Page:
West central Michigan small fruit update – Aug. 20, 2019
Blueberry harvest continues with good yields and excellent fruit quality. Maintain a strict insecticide application program to keep spotted wing Drosophila under control.
Weather conditions in west central Michigan passed through a short drought period that lasted for more than two week. However, there were several thunderstorms during the last seven days that produced 0.5 to 1.25 inches of rain in the region. Although a very welcome event, these precipitations are not enough to meet the hydric needs of blueberries. Thus, growers are applying supplemental irrigation to blueberries to compensate for the lack of precipitation.
On the other hand, daily temperatures during the last seven days have remained around the mid- to low 80s. On average, daily minimum temperatures fluctuated between 60-61 degrees Fahrenheit and the daily maximum between 81 and 84 F. Except for those days when rains occurred, lack of regular precipitations is affecting the environmental relative humidity (rH). It has fluctuated between 37 to 57%. The highest rH occurs during the morning and evening hours.
Fall raspberries are in the green fruit stage with some leading berries already ripening.
Day-neutral strawberries are in harvest with good flavor and good yield. Lack of precipitation and low relative humidity are limiting the presence of fungal diseases.
Blueberry harvest is in full swing. The variety Bluecrop is almost finished and remaining berries are machine harvested. Legacy is in the last harvest for fresh packing and Jersey is in the middle of harvest. Jersey fields are with a full crop and some fields are producing between eight and nine thousand pounds per acre of good quality fruit. Elliott and Aurora are hand harvested at this time. Yields are high and fruit quality excellent.
Spotted wing Drosophila (SWD) update
SWD remains the major problem for blueberries, raspberries and strawberries. However, until the past two weeks, we observed a difference in the size of SWD populations affecting small fruits in southwest and west central Michigan. Traps placed in blueberries, raspberries and strawberries at Ionia, Kent and Ottawa counties yielded between seven and 13 flies per trap. In contrast, traps in some places at Allegan and Van Buren counties yielded more than 50 flies per trap per week. Last week, things start changing—some traps in Ottawa County started reporting up to 40 flies per trap. Still, these numbers are lower than those observed in southwest Michigan.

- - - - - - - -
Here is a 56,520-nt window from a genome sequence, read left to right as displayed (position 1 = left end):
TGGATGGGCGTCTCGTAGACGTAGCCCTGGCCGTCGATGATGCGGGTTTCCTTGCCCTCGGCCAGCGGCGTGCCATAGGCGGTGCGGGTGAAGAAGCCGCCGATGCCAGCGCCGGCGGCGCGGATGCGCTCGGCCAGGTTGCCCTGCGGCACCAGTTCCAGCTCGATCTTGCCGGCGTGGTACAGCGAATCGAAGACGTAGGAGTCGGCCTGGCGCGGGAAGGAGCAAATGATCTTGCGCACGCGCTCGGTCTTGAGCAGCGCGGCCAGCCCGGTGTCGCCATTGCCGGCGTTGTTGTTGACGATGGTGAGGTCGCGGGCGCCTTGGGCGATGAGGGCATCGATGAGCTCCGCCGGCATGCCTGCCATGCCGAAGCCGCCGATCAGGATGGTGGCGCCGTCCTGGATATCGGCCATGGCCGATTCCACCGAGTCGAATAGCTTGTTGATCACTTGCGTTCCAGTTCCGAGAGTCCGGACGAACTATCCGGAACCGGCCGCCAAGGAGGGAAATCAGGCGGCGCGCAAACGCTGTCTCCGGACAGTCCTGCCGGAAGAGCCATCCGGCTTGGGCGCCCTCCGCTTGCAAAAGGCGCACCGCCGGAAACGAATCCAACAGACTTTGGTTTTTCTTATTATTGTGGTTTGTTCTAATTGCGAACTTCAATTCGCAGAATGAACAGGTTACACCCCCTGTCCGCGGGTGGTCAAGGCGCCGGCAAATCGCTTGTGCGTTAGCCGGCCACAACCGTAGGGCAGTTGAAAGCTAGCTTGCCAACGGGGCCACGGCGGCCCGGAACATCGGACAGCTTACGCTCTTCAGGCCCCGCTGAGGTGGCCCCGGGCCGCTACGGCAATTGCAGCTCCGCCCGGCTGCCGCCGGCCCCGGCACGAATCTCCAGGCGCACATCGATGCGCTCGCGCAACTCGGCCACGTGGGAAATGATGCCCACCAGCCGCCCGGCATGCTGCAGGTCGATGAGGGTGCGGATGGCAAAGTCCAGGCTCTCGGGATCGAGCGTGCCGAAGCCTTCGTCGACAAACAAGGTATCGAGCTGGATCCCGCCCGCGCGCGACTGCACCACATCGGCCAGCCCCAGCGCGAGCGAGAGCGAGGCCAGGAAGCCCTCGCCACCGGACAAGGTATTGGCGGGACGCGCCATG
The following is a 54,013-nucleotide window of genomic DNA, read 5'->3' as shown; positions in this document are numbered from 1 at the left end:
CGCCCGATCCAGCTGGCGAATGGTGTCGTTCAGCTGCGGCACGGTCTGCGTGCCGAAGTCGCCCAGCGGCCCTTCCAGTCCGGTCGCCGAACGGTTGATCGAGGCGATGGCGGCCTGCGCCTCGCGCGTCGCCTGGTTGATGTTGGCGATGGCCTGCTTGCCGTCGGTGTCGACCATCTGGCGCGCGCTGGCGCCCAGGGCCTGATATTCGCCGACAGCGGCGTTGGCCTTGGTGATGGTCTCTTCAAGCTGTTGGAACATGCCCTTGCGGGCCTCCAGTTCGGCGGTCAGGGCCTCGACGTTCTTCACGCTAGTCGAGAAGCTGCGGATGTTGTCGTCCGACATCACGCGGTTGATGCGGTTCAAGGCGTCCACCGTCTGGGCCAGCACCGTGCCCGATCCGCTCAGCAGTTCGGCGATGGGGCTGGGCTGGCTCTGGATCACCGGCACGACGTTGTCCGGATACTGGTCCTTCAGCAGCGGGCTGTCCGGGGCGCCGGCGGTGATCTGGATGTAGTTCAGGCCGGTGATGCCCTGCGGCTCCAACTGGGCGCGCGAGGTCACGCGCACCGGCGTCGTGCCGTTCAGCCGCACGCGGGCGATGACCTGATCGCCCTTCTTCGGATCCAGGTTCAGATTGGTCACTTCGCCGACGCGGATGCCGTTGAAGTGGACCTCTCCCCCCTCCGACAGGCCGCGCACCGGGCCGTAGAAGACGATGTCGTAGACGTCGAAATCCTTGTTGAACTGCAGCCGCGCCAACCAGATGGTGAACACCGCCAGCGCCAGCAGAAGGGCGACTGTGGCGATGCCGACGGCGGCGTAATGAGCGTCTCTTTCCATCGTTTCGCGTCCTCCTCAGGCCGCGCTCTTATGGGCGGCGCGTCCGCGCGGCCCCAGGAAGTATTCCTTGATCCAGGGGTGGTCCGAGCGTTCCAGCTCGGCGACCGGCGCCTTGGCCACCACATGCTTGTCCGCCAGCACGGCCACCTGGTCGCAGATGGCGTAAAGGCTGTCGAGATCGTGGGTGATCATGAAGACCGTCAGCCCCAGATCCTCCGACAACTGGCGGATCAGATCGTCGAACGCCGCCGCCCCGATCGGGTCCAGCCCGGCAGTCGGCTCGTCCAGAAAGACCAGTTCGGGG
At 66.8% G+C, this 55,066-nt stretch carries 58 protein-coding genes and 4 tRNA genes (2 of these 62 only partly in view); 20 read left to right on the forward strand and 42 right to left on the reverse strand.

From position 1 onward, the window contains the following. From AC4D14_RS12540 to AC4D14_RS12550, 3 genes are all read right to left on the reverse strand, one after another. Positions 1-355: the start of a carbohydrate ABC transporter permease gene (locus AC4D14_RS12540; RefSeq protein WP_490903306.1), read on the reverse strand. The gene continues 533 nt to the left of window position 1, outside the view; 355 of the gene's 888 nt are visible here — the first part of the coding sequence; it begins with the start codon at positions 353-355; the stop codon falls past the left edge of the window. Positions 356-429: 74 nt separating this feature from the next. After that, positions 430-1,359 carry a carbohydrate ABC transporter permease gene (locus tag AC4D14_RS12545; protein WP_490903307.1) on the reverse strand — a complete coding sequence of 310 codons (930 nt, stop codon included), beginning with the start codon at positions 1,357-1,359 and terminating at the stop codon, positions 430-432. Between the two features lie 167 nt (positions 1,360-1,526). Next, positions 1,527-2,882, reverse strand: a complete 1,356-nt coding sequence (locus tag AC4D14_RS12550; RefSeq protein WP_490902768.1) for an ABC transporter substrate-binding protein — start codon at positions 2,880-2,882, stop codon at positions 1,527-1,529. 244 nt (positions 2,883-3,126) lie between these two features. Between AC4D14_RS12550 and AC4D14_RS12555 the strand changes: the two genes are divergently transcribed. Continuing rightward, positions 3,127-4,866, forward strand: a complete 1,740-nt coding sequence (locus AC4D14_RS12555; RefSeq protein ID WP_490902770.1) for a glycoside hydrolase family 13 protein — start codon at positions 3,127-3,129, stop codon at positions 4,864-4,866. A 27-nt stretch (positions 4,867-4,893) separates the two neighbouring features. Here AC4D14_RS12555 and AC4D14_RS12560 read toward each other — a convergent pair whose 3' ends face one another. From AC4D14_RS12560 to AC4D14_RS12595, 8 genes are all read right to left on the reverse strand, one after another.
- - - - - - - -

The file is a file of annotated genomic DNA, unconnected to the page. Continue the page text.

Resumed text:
In southwest Michigan, an increased number of growers started reporting fruit loads rejected or downgraded by packers/shippers due to the presence of SWD larvae. SWD infestations and market problems are forcing some small growers (those with less than 40 acres) to stop harvesting. Unharvested fields may increase the SWD pressure over those farms still in full harvest.
Growers able to maintain a relatively low SWD pressure by maintaining a good fly monitoring program and tight spray schedule are not reporting fruit infestations. In addition, low relative humidity resulting from limited precipitations, regular pruning of blueberries and daily temperatures in the low to mid-80s are contributing to keeping SWD populations under control.
As we know, insecticides utilized for SWD control are more effective when daily temperatures are below the mid-80s. In addition, VanTimmeren et al. (2017) and Tochen et al. (2016) indicated that a decrease in the ambient rH (due to dry conditions and pruning) greatly contribute to reduce SWD survival and reproduction.
Some potential problems during insecticide applications may contribute, in part, to control failures. For example, growers with heavy fruit infestations reported spraying during the hottest hours of the day, from noon to 4 p.m. VanTimmeren showed that during these hours of the day, flies remain hidden inside the blush canopy protected from the insecticide application. Another situation reported by producers with large farms—more than 100 acres—is that they cannot stop spraying during those hours without risking fruit infestation. They need to finish the application in time.
Further complications may occur by spraying during the hottest hours of the day. One of those complications is the low rH at that time. Insecticide applications under low rH may result in a large portion of the insecticide not reaching the target. Evaporation at rH lower than 50% may result in 30% or more of the spray volume lost before reaching the target. That also explains some of the SWD control failures during the season.
The recommendation to optimize SWD control under high pressure is to: A) Spray at the time of the day when the rH is higher and temperatures are low, less than 80 F; and B) maintain a tight SWD monitoring program with short time periods between trap inspections. At this time, checking traps twice a week provides precise information on the SWD population for implementing a timely and swift response. Finally, check Michigan State University Enviroweather to match the insecticide with the best weather conditions of temperature and precipitation to optimize their effectiveness.
Under the current weather conditions, if you are harvesting for fresh markets, Pyrethroid insecticides—Mustang Maxx, Brigade and Danitol—are excellent products for SWD management. They have a 24-hour preharvest interval. Imidan and Lannate are also excellent for controlling SWD, but they have a three-day preharvest interval.
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